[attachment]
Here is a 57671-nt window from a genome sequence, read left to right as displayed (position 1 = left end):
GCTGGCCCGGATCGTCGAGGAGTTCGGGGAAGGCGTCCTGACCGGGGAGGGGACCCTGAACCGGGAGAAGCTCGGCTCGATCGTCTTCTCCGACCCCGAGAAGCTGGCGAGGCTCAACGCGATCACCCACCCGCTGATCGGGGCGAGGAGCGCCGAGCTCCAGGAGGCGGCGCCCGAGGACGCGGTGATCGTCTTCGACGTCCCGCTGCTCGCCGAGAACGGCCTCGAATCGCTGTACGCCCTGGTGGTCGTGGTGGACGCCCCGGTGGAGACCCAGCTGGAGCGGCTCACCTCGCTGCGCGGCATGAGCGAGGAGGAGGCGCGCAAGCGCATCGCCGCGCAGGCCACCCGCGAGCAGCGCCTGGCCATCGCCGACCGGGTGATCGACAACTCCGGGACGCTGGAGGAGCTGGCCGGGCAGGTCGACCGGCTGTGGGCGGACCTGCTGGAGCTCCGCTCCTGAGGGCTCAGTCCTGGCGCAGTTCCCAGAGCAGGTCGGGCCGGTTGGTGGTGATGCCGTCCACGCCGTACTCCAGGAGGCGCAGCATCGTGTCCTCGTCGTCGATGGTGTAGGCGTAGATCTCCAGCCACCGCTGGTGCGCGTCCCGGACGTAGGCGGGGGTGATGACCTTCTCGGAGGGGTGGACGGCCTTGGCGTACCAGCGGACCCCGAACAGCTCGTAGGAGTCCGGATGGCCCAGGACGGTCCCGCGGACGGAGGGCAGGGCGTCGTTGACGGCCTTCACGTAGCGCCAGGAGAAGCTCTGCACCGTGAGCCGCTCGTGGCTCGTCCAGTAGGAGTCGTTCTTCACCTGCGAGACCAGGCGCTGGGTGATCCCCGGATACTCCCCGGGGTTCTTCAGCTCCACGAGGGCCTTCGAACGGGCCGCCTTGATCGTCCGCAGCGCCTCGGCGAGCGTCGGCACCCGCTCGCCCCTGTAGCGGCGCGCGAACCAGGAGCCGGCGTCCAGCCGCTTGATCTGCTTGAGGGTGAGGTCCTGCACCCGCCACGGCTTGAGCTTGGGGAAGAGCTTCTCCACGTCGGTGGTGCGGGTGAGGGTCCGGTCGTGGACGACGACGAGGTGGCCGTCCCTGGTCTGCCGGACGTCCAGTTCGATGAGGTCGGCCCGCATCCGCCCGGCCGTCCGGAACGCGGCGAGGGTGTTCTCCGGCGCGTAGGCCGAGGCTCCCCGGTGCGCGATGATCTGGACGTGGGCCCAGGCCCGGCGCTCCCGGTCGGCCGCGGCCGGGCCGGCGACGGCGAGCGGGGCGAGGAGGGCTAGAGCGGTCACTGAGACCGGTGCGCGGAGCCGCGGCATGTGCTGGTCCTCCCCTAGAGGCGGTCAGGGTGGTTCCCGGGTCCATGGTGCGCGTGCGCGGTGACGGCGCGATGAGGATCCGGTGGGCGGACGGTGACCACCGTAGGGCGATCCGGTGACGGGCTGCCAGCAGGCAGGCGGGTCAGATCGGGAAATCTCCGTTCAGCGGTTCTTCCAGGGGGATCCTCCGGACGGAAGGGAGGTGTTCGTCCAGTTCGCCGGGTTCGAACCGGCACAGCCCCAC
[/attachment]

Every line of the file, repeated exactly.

Here is a 57671-nt window from a genome sequence, read left to right as displayed (position 1 = left end):
GCTGGCCCGGATCGTCGAGGAGTTCGGGGAAGGCGTCCTGACCGGGGAGGGGACCCTGAACCGGGAGAAGCTCGGCTCGATCGTCTTCTCCGACCCCGAGAAGCTGGCGAGGCTCAACGCGATCACCCACCCGCTGATCGGGGCGAGGAGCGCCGAGCTCCAGGAGGCGGCGCCCGAGGACGCGGTGATCGTCTTCGACGTCCCGCTGCTCGCCGAGAACGGCCTCGAATCGCTGTACGCCCTGGTGGTCGTGGTGGACGCCCCGGTGGAGACCCAGCTGGAGCGGCTCACCTCGCTGCGCGGCATGAGCGAGGAGGAGGCGCGCAAGCGCATCGCCGCGCAGGCCACCCGCGAGCAGCGCCTGGCCATCGCCGACCGGGTGATCGACAACTCCGGGACGCTGGAGGAGCTGGCCGGGCAGGTCGACCGGCTGTGGGCGGACCTGCTGGAGCTCCGCTCCTGAGGGCTCAGTCCTGGCGCAGTTCCCAGAGCAGGTCGGGCCGGTTGGTGGTGATGCCGTCCACGCCGTACTCCAGGAGGCGCAGCATCGTGTCCTCGTCGTCGATGGTGTAGGCGTAGATCTCCAGCCACCGCTGGTGCGCGTCCCGGACGTAGGCGGGGGTGATGACCTTCTCGGAGGGGTGGACGGCCTTGGCGTACCAGCGGACCCCGAACAGCTCGTAGGAGTCCGGATGGCCCAGGACGGTCCCGCGGACGGAGGGCAGGGCGTCGTTGACGGCCTTCACGTAGCGCCAGGAGAAGCTCTGCACCGTGAGCCGCTCGTGGCTCGTCCAGTAGGAGTCGTTCTTCACCTGCGAGACCAGGCGCTGGGTGATCCCCGGATACTCCCCGGGGTTCTTCAGCTCCACGAGGGCCTTCGAACGGGCCGCCTTGATCGTCCGCAGCGCCTCGGCGAGCGTCGGCACCCGCTCGCCCCTGTAGCGGCGCGCGAACCAGGAGCCGGCGTCCAGCCGCTTGATCTGCTTGAGGGTGAGGTCCTGCACCCGCCACGGCTTGAGCTTGGGGAAGAGCTTCTCCACGTCGGTGGTGCGGGTGAGGGTCCGGTCGTGGACGACGACGAGGTGGCCGTCCCTGGTCTGCCGGACGTCCAGTTCGATGAGGTCGGCCCGCATCCGCCCGGCCGTCCGGAACGCGGCGAGGGTGTTCTCCGGCGCGTAGGCCGAGGCTCCCCGGTGCGCGATGATCTGGACGTGGGCCCAGGCCCGGCGCTCCCGGTCGGCCGCGGCCGGGCCGGCGACGGCGAGCGGGGCGAGGAGGGCTAGAGCGGTCACTGAGACCGGTGCGCGGAGCCGCGGCATGTGCTGGTCCTCCCCTAGAGGCGGTCAGGGTGGTTCCCGGGTCCATGGTGCGCGTGCGCGGTGACGGCGCGATGAGGATCCGGTGGGCGGACGGTGACCACCGTAGGGCGATCCGGTGACGGGCTGCCAGCAGGCAGGCGGGTCAGATCGGGAAATCTCCGTTCAGCGGTTCTTCCAGGGGGATCCTCCGGACGGAAGGGAGGTGTTCGTCCAGTTCGCCGGGTTCGAACCGGCACAGCCCCAC